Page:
To date, almost 20 state legislatures have considered bills in response to the tragic partial collapse of Champlain Towers South in Surfside, Fla., last year. Following the collapse, CAI convened three specialized task forces to explore changes to laws and best practices for the community association housing model that could help prevent a similar tragedy and to provide solutions for legislators addressing building safety in their districts.
Public policy recommendations in the areas of reserve studies and funding, building maintenance, and structural integrity are detailed in CAI’s Condominium Safety Public Policy Report, released in late October. CAI’s legislative action committees have worked closely with state legislators over the past year to ensure that these recommendations are considered for adoption into state law to support the existing statutory framework for the development, governance, and management of community associations.
Last week, the Florida legislature unanimously passed SB 4D – Building Safety Act for condominium and cooperative associations, which was signed by Gov. Ron DeSantis on May 26. The legislation includes a framework largely based on CAI’s recommendations:
- Building inspections as structures reach 30 years old and every 10 years thereafter.
- Mandatory reserve study and funding for structural integrity components (building, floors, windows, plumbing, electrical, etc.).
- Removal of opt-out funding of reserves for structural integrity components.
- Mandatory transparency—providing all owners and residents access to building safety information.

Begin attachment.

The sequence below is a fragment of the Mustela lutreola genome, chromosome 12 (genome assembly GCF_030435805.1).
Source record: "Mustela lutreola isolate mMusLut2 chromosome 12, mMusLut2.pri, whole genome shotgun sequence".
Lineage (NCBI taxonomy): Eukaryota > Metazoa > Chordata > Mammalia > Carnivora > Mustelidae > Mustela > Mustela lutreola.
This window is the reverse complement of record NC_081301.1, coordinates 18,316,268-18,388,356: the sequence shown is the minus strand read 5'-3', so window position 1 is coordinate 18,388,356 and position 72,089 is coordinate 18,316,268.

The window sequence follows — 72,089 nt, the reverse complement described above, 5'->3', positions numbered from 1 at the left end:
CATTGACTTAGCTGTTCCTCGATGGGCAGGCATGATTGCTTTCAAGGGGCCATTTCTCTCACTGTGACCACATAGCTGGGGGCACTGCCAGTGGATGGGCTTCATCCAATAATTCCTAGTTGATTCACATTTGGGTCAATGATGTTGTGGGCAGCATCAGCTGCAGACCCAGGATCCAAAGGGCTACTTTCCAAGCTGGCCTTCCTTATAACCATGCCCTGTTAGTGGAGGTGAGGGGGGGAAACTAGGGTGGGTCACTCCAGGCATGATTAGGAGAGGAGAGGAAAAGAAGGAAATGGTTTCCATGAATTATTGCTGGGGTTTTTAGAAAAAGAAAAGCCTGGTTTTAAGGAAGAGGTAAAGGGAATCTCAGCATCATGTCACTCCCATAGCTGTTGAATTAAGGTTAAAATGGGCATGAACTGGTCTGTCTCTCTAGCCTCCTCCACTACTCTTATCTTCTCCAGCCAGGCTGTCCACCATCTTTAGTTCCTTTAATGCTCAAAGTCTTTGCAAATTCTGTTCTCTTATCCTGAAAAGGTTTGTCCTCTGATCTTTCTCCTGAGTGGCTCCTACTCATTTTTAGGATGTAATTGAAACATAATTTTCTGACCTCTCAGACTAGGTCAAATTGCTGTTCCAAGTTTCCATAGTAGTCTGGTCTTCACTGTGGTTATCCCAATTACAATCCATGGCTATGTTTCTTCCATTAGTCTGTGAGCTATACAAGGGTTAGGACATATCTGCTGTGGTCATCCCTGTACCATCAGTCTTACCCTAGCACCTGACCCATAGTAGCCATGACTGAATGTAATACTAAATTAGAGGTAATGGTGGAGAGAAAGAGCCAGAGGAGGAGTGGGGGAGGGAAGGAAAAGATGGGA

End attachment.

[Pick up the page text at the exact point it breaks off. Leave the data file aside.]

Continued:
- Clear developer requirements for building inspections, structural integrity reserve study, and funding requirements prior to transition to the residents.
- Engagement of the Florida Department of Business and Professional Regulation and local municipalities to track condominium buildings and the inspection reporting.
Associations will have two years to comply with these requirements. CAI is working closely with policymakers before the bill takes effect in 2024 to be certain the new requirements and directives are workable and practical for Florida’s impacted associations. Read more on this recently passed law.
Below is a summary of how other states addressed condominium safety concerns in 2022:
Reserve Studies and Funding. Colorado, Connecticut, Florida, Georgia, Hawaii, Illinois, Maryland, Tennessee, and Virginia have introduced legislation regulating reserve studies and funding.
- Illinois passed legislation which clarifies that if an association obtains a reserve study that study is part of the association’s books and records, owners have a right to examine and copy that reserve study. The bill does not mandate that an association have a reserve study.
- Maryland enacted legislation mandating reserve studies and funding beginning Oct. 1.
- Virginia passed legislation creating a study program under the Department of Professional and Occupational Regulation to analyze the adequacy of existing law to address structural integrity and reserves in common interest communities.
Colorado and Connecticut legislation regulating reserves failed during their 2022 legislative sessions. Georgia, Hawaii, and Tennessee adjourned for 2022 without passing a reserve bill.
Building Maintenance and Structural Integrity. CAI supports additional requirements by developers in both areas during the development process and prior to transition to the homeowners. Structural integrity is addressed through statutorily mandated building inspections starting when the building is 10 years old, another inspection at 20 years, and every five years thereafter. Inspections are based on the American Society of Civil Engineers’ published protocol for building inspections.
Florida, Hawaii, and Virginia introduced legislation addressing building inspections and structural integrity in 2022. Virginia’s new legislation creates a study program that will analyze structural integrity and reserves. Hawaii’s legislation didn’t pass.
CAI’s Government and Public Affairs team and Legislative Action Committees promise to work diligently with state legislatures to ensure the best quality condominium safety public policy is passed in each state. If you have questions or comments, please contact CAI’s Government and Public Affairs team at firstname.lastname@example.org, and learn more about CAI’s advocacy priorities.